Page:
On Sunday December 9 I was riveted to the TV watching “1968 with Tom Brokaw” on the History Channel. It is so easy to forget parts of history even though I lived through it. I knew all the events Brokaw talked about but I had forgotten they all occurred in that year. Brokaw said it was a pivotal year in American history. Indeed it was.
The anti-war protest movement was
growing rapidly. The protestors even managed to have Eugene McCarthy
as their candidate in various state
primaries and at the Democratic Convention. The
height of the protest came during the Democratic National Convention with many
angry people outside the convention hall in
In those days it was fun to watch the conventions of both parties as the nominee was determined at the convention. We watched with intensity as the various states cast their votes for their candidate until at the end one was declared a winner. Nowadays the conventions are a public show of the pre-selected candidate through state primaries and other back room manipulation.
There was much division in our country in 1968 but it was a division that expressed itself in protests, demonstrations, and being involved in politics. Today the division is based on being right and people aren’t talking to each other.
Because of the war protests President Lyndon Johnson made the unprecedented announcement of “not seeking nor accepting” the Democratic nomination. After Hubert Humphrey became the Democratic candidate he opposed the war but it was too late to rally the voters around him.
Martin Luther King Jr. was a model of non-violence in his leadership of the
civil rights movement to bring African Americans into the mainstream of
American life. At a speech in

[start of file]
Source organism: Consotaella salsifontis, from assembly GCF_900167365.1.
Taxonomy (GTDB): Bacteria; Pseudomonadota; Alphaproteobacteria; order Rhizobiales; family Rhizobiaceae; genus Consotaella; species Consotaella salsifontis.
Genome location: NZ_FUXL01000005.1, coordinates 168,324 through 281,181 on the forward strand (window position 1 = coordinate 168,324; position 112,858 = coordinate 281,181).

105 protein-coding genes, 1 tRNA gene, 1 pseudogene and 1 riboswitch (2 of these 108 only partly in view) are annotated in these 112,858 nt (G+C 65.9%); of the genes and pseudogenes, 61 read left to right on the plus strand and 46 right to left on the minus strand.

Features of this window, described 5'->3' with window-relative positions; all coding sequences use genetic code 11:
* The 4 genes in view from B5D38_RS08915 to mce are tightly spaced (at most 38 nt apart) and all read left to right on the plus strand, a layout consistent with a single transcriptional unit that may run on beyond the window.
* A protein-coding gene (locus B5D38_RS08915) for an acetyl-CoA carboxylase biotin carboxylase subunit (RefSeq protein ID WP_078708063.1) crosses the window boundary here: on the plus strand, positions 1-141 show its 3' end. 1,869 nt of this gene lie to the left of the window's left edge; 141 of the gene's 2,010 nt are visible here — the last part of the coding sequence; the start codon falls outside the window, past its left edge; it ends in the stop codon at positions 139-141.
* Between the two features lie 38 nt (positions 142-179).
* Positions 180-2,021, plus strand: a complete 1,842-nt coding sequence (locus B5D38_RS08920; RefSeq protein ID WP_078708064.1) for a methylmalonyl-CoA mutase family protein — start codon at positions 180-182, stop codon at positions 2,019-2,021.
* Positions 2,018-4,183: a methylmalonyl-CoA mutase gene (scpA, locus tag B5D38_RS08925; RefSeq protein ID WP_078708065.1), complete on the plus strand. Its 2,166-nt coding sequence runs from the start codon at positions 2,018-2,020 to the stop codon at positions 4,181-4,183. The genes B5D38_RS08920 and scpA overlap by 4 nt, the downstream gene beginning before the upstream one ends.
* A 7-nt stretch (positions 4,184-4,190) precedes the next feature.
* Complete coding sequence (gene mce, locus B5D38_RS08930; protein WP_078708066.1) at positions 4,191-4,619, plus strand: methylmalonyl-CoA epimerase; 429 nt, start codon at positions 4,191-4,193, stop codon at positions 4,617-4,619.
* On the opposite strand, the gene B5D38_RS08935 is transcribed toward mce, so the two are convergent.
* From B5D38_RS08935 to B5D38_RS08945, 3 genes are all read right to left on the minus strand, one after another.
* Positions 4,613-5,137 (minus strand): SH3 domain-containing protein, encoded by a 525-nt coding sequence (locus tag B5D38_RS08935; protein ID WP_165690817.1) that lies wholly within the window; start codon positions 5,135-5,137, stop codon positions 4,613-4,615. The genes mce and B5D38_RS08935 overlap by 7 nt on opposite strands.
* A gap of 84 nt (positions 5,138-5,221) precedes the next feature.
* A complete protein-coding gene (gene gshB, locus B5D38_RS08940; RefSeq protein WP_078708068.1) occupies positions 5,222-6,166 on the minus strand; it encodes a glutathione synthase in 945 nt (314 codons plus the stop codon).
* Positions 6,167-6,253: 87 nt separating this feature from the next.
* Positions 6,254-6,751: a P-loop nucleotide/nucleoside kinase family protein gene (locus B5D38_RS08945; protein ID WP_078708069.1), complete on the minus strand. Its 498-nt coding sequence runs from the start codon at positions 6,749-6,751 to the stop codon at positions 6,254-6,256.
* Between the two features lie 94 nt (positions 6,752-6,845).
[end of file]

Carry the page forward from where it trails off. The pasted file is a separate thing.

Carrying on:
Two months later after narrowly winning the California Democratic primary Robert Kennedy too was assassinated bringing to a halt the energy and vision of a man who said , "Some men see things as they are and ask 'Why?' I dream things that never were and ask, 'Why not?'"
The women’s liberation movement began in 1968. One woman said on the program they weren’t ready to call themselves feminists but this was the precursor to that movement.
of young Americans migrated to the Haight-Ashbury area of
That year ended with a rather dramatic hopeful event. In December three astronauts circled the moon and saw the earth from outer space. It was a triumphant moment in American history that took its spirit from the vision of John F. Kennedy who declared in 1961 that we would have an astronaut on the moon by the end of the decade. That actually happened in 1969.
On a personal level we bought our
first home that year and our daughter
Despite the divisions and tragedies of that year there was national and personal hope. Let’s cling to the hope of 2007 that leaders of vision will rise up to meet the challenges of our times.